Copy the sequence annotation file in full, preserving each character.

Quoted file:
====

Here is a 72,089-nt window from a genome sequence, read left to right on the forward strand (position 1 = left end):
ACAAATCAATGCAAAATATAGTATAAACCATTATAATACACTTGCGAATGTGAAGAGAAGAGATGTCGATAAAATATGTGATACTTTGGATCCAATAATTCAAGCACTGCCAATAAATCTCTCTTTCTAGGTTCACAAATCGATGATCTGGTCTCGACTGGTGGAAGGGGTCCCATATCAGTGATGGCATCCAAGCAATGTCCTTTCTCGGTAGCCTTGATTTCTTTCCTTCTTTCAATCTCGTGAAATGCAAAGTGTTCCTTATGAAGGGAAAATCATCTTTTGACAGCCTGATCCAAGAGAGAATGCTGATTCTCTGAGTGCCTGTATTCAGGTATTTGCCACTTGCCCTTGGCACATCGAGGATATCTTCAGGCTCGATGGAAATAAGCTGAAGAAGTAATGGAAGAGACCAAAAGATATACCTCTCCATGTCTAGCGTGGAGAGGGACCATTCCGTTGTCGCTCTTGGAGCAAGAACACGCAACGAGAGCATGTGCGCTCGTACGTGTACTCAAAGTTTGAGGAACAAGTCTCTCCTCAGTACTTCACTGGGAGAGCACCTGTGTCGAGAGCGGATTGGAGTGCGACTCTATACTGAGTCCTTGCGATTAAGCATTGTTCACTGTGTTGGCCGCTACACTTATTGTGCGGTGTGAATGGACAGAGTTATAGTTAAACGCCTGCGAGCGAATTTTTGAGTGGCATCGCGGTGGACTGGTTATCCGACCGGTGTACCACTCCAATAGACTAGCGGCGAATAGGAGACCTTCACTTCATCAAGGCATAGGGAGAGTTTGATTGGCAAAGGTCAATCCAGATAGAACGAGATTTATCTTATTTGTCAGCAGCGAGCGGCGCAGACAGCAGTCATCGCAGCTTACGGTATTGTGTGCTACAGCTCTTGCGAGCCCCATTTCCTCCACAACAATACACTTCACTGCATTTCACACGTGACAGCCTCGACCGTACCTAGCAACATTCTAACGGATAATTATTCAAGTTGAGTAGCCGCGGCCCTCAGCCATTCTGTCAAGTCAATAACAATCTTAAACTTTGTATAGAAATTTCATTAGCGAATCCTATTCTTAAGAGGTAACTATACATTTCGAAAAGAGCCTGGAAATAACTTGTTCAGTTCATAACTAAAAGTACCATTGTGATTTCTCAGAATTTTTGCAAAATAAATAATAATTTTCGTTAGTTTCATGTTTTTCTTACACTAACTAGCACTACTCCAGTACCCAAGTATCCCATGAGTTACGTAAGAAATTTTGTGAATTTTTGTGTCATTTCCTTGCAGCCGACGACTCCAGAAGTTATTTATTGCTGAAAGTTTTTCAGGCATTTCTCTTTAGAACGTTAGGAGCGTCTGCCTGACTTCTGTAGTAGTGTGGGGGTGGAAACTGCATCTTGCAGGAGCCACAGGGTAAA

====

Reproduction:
Here is a 72,089-nt window from a genome sequence, read left to right on the forward strand (position 1 = left end):
ACAAATCAATGCAAAATATAGTATAAACCATTATAATACACTTGCGAATGTGAAGAGAAGAGATGTCGATAAAATATGTGATACTTTGGATCCAATAATTCAAGCACTGCCAATAAATCTCTCTTTCTAGGTTCACAAATCGATGATCTGGTCTCGACTGGTGGAAGGGGTCCCATATCAGTGATGGCATCCAAGCAATGTCCTTTCTCGGTAGCCTTGATTTCTTTCCTTCTTTCAATCTCGTGAAATGCAAAGTGTTCCTTATGAAGGGAAAATCATCTTTTGACAGCCTGATCCAAGAGAGAATGCTGATTCTCTGAGTGCCTGTATTCAGGTATTTGCCACTTGCCCTTGGCACATCGAGGATATCTTCAGGCTCGATGGAAATAAGCTGAAGAAGTAATGGAAGAGACCAAAAGATATACCTCTCCATGTCTAGCGTGGAGAGGGACCATTCCGTTGTCGCTCTTGGAGCAAGAACACGCAACGAGAGCATGTGCGCTCGTACGTGTACTCAAAGTTTGAGGAACAAGTCTCTCCTCAGTACTTCACTGGGAGAGCACCTGTGTCGAGAGCGGATTGGAGTGCGACTCTATACTGAGTCCTTGCGATTAAGCATTGTTCACTGTGTTGGCCGCTACACTTATTGTGCGGTGTGAATGGACAGAGTTATAGTTAAACGCCTGCGAGCGAATTTTTGAGTGGCATCGCGGTGGACTGGTTATCCGACCGGTGTACCACTCCAATAGACTAGCGGCGAATAGGAGACCTTCACTTCATCAAGGCATAGGGAGAGTTTGATTGGCAAAGGTCAATCCAGATAGAACGAGATTTATCTTATTTGTCAGCAGCGAGCGGCGCAGACAGCAGTCATCGCAGCTTACGGTATTGTGTGCTACAGCTCTTGCGAGCCCCATTTCCTCCACAACAATACACTTCACTGCATTTCACACGTGACAGCCTCGACCGTACCTAGCAACATTCTAACGGATAATTATTCAAGTTGAGTAGCCGCGGCCCTCAGCCATTCTGTCAAGTCAATAACAATCTTAAACTTTGTATAGAAATTTCATTAGCGAATCCTATTCTTAAGAGGTAACTATACATTTCGAAAAGAGCCTGGAAATAACTTGTTCAGTTCATAACTAAAAGTACCATTGTGATTTCTCAGAATTTTTGCAAAATAAATAATAATTTTCGTTAGTTTCATGTTTTTCTTACACTAACTAGCACTACTCCAGTACCCAAGTATCCCATGAGTTACGTAAGAAATTTTGTGAATTTTTGTGTCATTTCCTTGCAGCCGACGACTCCAGAAGTTATTTATTGCTGAAAGTTTTTCAGGCATTTCTCTTTAGAACGTTAGGAGCGTCTGCCTGACTTCTGTAGTAGTGTGGGGGTGGAAACTGCATCTTGCAGGAGCCACAGGGTAAA